Naperville biking

An unusual bike accident occurred in Naperville last week. According to news reports, two high school-aged boys were riding their bikes on the sidewalk in the downtown business district. A cop told them they had to ride in the street. One of the boys was then hit by a car driven by an older woman. According to the boy, she gunned the engine and drove at him. He jumped off the bike just before impact, avoiding serious injuries. The car drove off, with parts of the bike still in the grill or undercarriage.

Several motorists reportedly used their wireless telephones to call police and report the car driving away with Peterson’s bicycle beneath its wheels.

The car and the woman were later tracked down and she’s facing felony charges.

In a followup story, the Naperville Sun interviewed three people, all of whom work at local bike shops, looking for advice on how drivers and cyclists can avoid accidents. I have nothing against the guys interviewed, and I understand that it’s easy for the reporter to find regular cyclists among bike shop staff, but I don’t think this group makes for a particularly balanced pool of interviewees. You’re likely to find pretty extreme cyclists in bike shop workers. For example, one of the three—presumably an adult—doesn’t own a car and was quoted as saying “Cars are evil.” Not your typical suburbanite. I happen to know one of the other guys; it wasn’t mentioned in the article, but he rides to work year-round. Over ten miles each way. In northern Illinois. I ride a lot, and even I think that’s crazy.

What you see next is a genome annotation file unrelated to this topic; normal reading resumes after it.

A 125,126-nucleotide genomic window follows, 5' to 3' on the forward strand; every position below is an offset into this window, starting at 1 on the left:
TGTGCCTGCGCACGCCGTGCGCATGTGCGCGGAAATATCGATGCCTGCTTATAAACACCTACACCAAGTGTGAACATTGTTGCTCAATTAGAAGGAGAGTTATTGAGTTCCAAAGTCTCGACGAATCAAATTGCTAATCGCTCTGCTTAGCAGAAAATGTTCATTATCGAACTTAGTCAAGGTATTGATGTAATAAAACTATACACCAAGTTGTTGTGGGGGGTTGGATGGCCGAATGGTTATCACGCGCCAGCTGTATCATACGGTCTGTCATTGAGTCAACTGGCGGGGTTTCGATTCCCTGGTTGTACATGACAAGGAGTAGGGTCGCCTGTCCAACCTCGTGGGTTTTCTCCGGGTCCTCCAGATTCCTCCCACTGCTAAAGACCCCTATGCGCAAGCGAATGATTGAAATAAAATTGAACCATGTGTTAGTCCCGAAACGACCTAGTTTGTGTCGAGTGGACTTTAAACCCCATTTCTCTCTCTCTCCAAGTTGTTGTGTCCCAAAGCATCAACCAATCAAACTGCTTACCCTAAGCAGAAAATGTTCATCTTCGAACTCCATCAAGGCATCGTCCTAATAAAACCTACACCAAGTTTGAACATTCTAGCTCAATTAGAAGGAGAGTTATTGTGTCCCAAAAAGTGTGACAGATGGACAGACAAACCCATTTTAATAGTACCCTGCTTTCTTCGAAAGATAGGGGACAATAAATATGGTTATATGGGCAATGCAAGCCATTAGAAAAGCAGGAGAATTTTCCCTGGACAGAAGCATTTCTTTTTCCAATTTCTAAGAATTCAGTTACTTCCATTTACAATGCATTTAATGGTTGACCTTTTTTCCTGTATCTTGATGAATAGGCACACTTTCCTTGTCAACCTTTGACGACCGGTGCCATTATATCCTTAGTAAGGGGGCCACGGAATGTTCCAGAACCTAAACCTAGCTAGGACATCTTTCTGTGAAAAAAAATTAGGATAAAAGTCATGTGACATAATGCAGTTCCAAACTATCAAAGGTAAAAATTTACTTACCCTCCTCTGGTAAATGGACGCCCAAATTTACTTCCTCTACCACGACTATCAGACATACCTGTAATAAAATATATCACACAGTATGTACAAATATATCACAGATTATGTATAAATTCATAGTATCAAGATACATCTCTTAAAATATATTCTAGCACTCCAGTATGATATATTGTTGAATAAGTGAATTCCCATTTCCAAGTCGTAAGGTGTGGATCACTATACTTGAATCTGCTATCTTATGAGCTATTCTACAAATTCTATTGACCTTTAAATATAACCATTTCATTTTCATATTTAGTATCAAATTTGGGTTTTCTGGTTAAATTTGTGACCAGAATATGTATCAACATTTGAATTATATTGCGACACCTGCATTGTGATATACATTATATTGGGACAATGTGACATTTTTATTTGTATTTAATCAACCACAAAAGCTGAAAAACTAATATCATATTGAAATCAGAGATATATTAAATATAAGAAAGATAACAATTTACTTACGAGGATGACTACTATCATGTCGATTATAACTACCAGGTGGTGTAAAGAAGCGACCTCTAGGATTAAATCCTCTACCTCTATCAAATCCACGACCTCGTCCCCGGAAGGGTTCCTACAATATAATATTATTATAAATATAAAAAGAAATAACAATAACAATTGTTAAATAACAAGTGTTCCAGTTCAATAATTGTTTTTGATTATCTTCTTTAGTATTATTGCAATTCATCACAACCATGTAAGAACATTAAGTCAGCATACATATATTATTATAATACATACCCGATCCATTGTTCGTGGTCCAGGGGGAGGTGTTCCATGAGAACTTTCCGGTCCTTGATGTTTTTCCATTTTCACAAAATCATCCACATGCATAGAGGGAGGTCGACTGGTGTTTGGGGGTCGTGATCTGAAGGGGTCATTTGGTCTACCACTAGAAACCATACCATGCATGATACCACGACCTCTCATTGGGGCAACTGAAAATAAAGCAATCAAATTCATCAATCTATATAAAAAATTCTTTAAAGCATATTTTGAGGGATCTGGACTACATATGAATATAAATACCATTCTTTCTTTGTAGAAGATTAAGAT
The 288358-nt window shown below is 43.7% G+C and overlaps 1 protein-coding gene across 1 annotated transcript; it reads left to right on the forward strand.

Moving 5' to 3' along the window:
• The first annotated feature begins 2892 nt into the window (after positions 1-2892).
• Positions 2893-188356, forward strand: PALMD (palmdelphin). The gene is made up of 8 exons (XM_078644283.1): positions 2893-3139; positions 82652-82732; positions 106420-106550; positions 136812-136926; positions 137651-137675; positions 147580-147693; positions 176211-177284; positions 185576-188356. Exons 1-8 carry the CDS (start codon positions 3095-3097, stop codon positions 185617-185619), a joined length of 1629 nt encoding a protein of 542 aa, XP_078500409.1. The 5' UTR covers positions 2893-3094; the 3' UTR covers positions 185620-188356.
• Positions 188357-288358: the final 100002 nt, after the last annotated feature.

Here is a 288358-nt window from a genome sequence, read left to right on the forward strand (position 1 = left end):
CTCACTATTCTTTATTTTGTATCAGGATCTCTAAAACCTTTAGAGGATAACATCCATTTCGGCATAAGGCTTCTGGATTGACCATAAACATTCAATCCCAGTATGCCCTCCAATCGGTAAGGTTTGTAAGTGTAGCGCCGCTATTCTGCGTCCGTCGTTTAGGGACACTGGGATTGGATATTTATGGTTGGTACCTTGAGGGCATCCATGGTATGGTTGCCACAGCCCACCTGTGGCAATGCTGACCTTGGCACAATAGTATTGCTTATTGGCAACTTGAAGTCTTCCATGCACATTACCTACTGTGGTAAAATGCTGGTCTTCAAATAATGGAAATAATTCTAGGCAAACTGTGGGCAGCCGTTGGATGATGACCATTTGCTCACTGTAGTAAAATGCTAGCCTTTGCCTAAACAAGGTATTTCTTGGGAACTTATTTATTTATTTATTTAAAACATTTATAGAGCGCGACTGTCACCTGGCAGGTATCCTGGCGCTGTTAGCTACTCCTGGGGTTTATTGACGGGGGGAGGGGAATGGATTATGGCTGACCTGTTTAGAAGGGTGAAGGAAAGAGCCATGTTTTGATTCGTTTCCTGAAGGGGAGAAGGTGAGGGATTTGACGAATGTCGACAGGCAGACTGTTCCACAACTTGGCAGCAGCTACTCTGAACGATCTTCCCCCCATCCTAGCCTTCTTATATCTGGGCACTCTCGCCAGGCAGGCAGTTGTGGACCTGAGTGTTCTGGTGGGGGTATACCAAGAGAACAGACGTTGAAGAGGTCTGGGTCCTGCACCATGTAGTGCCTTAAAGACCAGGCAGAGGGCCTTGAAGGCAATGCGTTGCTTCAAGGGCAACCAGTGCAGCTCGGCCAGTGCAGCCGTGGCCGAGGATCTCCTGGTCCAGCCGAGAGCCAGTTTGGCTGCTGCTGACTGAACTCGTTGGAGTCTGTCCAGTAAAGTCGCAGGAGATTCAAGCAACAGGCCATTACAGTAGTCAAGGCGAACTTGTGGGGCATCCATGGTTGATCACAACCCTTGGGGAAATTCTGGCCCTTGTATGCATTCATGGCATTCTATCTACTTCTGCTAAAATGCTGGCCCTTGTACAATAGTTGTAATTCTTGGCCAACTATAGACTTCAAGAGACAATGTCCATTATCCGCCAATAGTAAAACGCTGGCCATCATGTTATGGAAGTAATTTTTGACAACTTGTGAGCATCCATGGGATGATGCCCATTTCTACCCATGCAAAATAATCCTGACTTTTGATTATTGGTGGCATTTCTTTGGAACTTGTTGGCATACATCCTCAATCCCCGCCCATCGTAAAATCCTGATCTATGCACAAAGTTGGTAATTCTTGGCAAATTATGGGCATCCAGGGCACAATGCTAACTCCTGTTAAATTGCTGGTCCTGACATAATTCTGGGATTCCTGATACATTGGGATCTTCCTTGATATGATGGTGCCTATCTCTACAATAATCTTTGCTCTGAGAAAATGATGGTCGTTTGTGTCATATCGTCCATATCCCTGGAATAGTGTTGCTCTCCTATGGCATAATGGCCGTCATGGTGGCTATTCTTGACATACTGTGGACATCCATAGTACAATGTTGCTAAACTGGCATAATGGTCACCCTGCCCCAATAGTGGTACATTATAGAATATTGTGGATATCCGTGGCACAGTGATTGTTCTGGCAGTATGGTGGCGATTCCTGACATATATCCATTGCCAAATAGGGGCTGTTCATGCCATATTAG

I’m in downtown Naperville fairly often—in my car or with my bike or on foot—and I’m quite familiar with its automobile, bicycle, and pedestrian traffic. More so, I suspect, than the three guys interviewed for the story, none of whom actually live in Naperville or work near downtown. Since the Sun didn’t bother to interview me, I’ll give my opinions here.

First, the driver has no business behind the wheel. Whether she hit the bike deliberately or not, it seems indisputable that she drove for over a mile with the bike tangled in her car. She’s either dangerously angry or dangerously oblivious and needs to be off the road.

Second, the kids shouldn’t have been riding their bikes on downtown sidewalks. Apart from what the law says, that’s just simple courtesy. There are too many pedestrians. Of course, courtesy is not a quality generally associated with teen-agers, so it’s not surprising to hear that they needed to a reminder.

However, if a police officer told the kids to ride in the street, he or she should be reprimanded. Naperville motorists aren’t used to seeing bikes on their downtown roads and aren’t likely to be good at sharing the lanes. Again, I don’t care what the law says about bikes having a right to be on the street; it’s dangerous to ride on the street in downtown Naperville.1 The cop should have told them to walk their bikes on the sidewalk until they were out of the crowded business district.

Overall, I think Naperville is pretty bike-friendly; there are many bike lanes and bike paths around town. But downtown is definitely bike-hostile. The only bike lane there I can think of is ridiculous.

I swear this picture is not photoshopped, although a CSI-style outline of a body would be an appropriate addition between the dashed lines. There really is a bike lane that swings out from the right curb, crosses a lane of traffic, and then runs between two lanes of autos. It’s on one of the few streets downtown that cross the DuPage River, so car traffic is steady—it took me a while to get a photo with just one car (note also that the car has strayed into the bike lane). The idea clearly is to keep cyclists away from the right-turning cars at the intersection, but it’s a fair question to ask whether that was to make it safer for the cyclists or easier for the cars. Whatever the answer, you won’t catch me riding in that lane.


  1. Naperville has bike-mounted police who patrol the Riverwalk and the areas immediately adjacent to it, but I don’t recall ever seeing police riding bikes at the intersection where the accident occurred. It wouldn’t be good for them or the drivers.